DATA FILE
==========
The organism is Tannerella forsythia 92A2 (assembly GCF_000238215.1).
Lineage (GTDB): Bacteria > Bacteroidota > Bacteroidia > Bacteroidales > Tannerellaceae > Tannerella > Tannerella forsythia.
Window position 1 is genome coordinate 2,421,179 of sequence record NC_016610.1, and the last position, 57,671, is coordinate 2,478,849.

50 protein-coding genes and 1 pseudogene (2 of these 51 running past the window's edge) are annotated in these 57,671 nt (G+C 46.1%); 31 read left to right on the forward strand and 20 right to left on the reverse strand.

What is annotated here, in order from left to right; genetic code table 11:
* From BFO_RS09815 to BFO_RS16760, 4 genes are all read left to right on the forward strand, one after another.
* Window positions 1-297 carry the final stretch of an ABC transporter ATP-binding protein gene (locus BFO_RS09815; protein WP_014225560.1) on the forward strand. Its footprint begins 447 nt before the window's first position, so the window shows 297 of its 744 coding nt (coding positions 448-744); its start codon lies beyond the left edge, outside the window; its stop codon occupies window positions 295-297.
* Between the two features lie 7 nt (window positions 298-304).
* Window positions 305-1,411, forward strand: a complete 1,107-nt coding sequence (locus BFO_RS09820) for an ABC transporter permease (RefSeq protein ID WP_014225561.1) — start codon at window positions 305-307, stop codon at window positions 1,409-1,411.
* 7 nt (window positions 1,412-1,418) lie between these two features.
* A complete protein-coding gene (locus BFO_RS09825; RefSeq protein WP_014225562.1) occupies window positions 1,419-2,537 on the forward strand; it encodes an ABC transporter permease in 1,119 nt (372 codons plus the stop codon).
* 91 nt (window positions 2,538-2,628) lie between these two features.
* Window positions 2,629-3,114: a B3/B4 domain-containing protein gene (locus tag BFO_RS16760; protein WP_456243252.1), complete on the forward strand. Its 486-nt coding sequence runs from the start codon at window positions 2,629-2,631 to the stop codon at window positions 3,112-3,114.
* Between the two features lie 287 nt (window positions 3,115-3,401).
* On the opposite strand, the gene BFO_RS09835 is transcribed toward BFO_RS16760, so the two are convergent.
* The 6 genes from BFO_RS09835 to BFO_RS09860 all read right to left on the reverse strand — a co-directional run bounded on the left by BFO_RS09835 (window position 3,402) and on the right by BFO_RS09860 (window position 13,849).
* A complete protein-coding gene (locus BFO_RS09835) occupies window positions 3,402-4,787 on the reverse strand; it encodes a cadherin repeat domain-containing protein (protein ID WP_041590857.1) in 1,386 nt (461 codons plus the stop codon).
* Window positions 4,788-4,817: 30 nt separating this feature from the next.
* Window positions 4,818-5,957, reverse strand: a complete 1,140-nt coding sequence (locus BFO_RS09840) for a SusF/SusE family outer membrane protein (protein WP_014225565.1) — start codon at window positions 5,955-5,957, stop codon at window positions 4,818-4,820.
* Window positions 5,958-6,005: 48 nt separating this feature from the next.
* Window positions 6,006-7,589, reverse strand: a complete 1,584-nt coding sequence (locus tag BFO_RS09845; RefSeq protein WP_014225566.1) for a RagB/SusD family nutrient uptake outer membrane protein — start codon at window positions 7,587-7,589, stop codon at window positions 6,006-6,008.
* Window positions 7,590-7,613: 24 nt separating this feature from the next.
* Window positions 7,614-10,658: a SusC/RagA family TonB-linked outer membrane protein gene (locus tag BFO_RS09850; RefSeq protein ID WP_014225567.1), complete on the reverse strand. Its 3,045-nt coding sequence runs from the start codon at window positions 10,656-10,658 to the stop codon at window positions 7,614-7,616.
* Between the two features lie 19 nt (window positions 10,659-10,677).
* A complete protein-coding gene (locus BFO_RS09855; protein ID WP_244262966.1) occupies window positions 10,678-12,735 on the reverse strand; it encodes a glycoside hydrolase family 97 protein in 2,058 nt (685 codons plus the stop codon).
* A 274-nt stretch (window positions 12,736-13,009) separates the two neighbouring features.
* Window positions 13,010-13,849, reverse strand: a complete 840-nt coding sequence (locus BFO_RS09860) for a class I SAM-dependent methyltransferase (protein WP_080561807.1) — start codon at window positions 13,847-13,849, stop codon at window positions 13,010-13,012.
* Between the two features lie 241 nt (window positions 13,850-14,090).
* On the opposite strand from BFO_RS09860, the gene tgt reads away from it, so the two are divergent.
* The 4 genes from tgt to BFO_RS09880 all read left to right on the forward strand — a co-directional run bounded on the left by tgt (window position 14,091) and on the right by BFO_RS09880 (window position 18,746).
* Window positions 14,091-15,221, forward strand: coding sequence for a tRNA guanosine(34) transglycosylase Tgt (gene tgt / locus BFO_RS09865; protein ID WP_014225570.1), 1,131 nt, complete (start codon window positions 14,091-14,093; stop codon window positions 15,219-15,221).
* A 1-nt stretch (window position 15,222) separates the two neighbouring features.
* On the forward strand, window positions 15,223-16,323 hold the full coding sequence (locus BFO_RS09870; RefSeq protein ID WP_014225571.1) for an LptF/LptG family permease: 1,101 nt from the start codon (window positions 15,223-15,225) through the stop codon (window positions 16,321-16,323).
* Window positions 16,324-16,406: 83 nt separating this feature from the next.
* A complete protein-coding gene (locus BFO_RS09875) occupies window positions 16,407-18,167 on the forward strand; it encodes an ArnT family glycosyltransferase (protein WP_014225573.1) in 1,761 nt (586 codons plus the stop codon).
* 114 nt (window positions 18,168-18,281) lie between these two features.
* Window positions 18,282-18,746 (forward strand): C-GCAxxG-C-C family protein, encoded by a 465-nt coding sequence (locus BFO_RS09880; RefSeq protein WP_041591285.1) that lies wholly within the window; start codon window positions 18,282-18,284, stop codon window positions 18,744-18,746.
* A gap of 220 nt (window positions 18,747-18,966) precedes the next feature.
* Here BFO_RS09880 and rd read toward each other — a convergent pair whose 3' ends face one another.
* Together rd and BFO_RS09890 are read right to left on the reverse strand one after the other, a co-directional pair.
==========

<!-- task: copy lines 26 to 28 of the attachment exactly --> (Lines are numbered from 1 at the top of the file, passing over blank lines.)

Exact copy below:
* A 274-nt stretch (window positions 12,736-13,009) separates the two neighbouring features.
* Window positions 13,010-13,849, reverse strand: a complete 840-nt coding sequence (locus BFO_RS09860) for a class I SAM-dependent methyltransferase (protein WP_080561807.1) — start codon at window positions 13,847-13,849, stop codon at window positions 13,010-13,012.
* Between the two features lie 241 nt (window positions 13,850-14,090).